"BYRNESS is another hamlet in this township [Township of Rochester Ward in Elsdon Parish] situated on the north bank of the Reed twelve miles north-west by west of Elsdon. There has been a burial ground here from time immemorial, and in consequence of its distance from the parish church, a Chapel of Ease was erected in 1800, and endowed with £1,750, of which £1,200 was given by the Rev. L. Dutens, at that time rector of Elsdon, £400 by the Governors of Queen Anne's Bounty, and £150 by the subscribers to the edifice. The living, a perpetual curacy in the archdeaconry of Lindisfarne and deanery of Rothbury, is in the patronage of the rector of Elsdon, and incumbency of the Rev. John Burrell." [From History, Topography, and Directory of Northumberland, Whellan, 1855].
- Northumberland County Record Office holds Copies of Census Returns 1841 - 1891 and provides a useful User Guide
- The 1851 Census Index (microfiche CN20) published by the https://www.ndfhs.org.uk/ may be of value to researchers interested in this parish.
Church of England Records.
- Byrness, St Francis: Records of baptisms 1797-1978, marriages 1886-1922 and burials 1813-1977 are available at Northumberland Record Office
- Bishops' Transcripts for the period 1800-1803 and for 1813 are deposited at Durham University Library Archives and Special Collections, Palace Green, Durham City. A full transcription of these records can also be found by following the link below please scroll down the page to find the parish required
- Byrness is not included in the IGI or in Boyd's Marriage Index.
- Transcripts of baptisms and burials 1797-1812 and of monument inscriptions can be found at the Local Studies Section of newcastle Central Library.
- This area is within Northumberland West Registration District.
- Certificates of birth, death and marriage can be ordered from Northumberland County Council.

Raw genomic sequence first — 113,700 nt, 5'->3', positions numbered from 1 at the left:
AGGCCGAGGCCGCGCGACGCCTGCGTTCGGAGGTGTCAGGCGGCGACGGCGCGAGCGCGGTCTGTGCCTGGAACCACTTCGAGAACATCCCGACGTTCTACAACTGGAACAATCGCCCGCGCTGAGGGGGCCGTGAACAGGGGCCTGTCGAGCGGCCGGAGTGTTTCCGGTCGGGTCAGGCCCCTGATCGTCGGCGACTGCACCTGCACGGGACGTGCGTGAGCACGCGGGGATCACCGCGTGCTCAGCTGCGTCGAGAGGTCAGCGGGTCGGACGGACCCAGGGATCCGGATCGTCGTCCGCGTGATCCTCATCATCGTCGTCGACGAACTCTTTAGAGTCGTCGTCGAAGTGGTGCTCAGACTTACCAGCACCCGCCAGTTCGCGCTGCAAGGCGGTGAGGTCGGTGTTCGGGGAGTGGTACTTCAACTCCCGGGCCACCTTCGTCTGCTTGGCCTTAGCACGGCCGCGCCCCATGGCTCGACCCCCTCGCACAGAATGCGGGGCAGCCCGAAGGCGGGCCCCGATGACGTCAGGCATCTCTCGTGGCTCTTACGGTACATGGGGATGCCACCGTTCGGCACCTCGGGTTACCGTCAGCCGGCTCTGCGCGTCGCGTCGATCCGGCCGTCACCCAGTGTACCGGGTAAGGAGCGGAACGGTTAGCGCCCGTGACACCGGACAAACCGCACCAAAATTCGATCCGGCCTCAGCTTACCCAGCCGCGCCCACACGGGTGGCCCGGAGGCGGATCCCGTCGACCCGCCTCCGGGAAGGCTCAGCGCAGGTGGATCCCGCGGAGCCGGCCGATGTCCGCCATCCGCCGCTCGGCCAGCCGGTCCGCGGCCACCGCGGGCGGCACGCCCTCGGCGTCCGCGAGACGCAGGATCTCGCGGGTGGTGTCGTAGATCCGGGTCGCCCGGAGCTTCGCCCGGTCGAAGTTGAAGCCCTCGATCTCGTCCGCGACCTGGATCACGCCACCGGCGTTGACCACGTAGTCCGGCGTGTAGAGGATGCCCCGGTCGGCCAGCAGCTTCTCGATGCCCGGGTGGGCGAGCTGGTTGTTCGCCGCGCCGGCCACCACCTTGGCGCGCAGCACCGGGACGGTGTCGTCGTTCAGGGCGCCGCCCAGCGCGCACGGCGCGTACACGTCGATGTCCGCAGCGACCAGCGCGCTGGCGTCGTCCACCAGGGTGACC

- The section of The National Gazetteer (1868) relating to this parish - transcribed by Colin Hinson.
- Ask for a calculation of the distance from Byrness to another place.
You can see the administrative areas in which Byrness has been placed at times in the past. Select one to see a link to a map of that particular area.
- A history of the village of Byrness from the Northumberland National Park website.
- Catcleugh Reservoir in this parish was built between 1891 and 1904. A stained glass window in the church commemorates this mammoth undertaking and a plaque lists those who died over the course of the project. Jane Clark has provided a transcript of the plaque and photographs of the church, plaque and window.
You can see maps centred on OS grid reference NT770023 (Lat/Lon: 55.314238, -2.363927), Byrness which are provided by:
- Google Maps
- StreetMap (Current Ordnance Survey maps)
- Bing (was Multimap)
- OldMaps (Old Ordnance Survey maps.)
- Old Maps Online (Other old maps.)
- National Library of Scotland (Old Ordnance Survey maps)
- Vision of Britain (Click "Historical units & statistics" for administrative areas.)
- English Jurisdictions in 1851 (Unfortunately the LDS have removed the facility to enable us to specify a starting location, you will need to search yourself on their map.)
- Magic (Geographic information) (Click + on map if it doesn't show)
- GeoHack (Links to on-line maps and location specific services.)
- Byrness Parish was part of Bellingham Poor Law Union. The Union Workhouse was located in the town of Bellingham. Some records are held at Northumberland Record Office, but these are of limited genealogical value.
- Peter Higginbotham has provided details, a map and photographs of Bellingham Workhouse.